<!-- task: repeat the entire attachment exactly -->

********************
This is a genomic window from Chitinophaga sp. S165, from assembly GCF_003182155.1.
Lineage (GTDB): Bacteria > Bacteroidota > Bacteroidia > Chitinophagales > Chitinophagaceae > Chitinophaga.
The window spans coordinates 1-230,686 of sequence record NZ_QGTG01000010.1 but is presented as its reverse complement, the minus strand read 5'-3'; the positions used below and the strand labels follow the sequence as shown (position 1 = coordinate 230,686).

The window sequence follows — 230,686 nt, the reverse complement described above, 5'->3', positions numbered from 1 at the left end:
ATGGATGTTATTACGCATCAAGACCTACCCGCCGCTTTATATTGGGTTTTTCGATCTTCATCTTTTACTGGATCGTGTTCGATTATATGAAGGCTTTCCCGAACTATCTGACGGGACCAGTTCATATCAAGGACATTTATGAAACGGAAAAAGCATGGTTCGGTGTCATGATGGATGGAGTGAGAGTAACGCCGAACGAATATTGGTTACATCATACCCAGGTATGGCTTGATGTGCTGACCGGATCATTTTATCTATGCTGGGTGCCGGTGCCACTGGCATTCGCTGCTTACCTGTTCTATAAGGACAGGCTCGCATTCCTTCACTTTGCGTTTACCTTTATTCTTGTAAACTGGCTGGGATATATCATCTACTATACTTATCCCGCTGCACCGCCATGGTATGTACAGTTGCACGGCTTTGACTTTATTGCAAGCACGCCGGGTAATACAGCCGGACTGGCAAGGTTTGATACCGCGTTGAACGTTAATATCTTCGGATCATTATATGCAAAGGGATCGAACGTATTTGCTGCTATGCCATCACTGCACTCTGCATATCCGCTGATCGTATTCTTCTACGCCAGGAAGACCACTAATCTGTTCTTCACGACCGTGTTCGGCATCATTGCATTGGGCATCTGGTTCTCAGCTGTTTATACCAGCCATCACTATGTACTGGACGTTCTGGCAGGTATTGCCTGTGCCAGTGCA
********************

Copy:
This is a genomic window from Chitinophaga sp. S165, from assembly GCF_003182155.1.
Lineage (GTDB): Bacteria > Bacteroidota > Bacteroidia > Chitinophagales > Chitinophagaceae > Chitinophaga.
The window spans coordinates 1-230,686 of sequence record NZ_QGTG01000010.1 but is presented as its reverse complement, the minus strand read 5'-3'; the positions used below and the strand labels follow the sequence as shown (position 1 = coordinate 230,686).

The window sequence follows — 230,686 nt, the reverse complement described above, 5'->3', positions numbered from 1 at the left end:
ATGGATGTTATTACGCATCAAGACCTACCCGCCGCTTTATATTGGGTTTTTCGATCTTCATCTTTTACTGGATCGTGTTCGATTATATGAAGGCTTTCCCGAACTATCTGACGGGACCAGTTCATATCAAGGACATTTATGAAACGGAAAAAGCATGGTTCGGTGTCATGATGGATGGAGTGAGAGTAACGCCGAACGAATATTGGTTACATCATACCCAGGTATGGCTTGATGTGCTGACCGGATCATTTTATCTATGCTGGGTGCCGGTGCCACTGGCATTCGCTGCTTACCTGTTCTATAAGGACAGGCTCGCATTCCTTCACTTTGCGTTTACCTTTATTCTTGTAAACTGGCTGGGATATATCATCTACTATACTTATCCCGCTGCACCGCCATGGTATGTACAGTTGCACGGCTTTGACTTTATTGCAAGCACGCCGGGTAATACAGCCGGACTGGCAAGGTTTGATACCGCGTTGAACGTTAATATCTTCGGATCATTATATGCAAAGGGATCGAACGTATTTGCTGCTATGCCATCACTGCACTCTGCATATCCGCTGATCGTATTCTTCTACGCCAGGAAGACCACTAATCTGTTCTTCACGACCGTGTTCGGCATCATTGCATTGGGCATCTGGTTCTCAGCTGTTTATACCAGCCATCACTATGTACTGGACGTTCTGGCAGGTATTGCCTGTGCCAGTGCA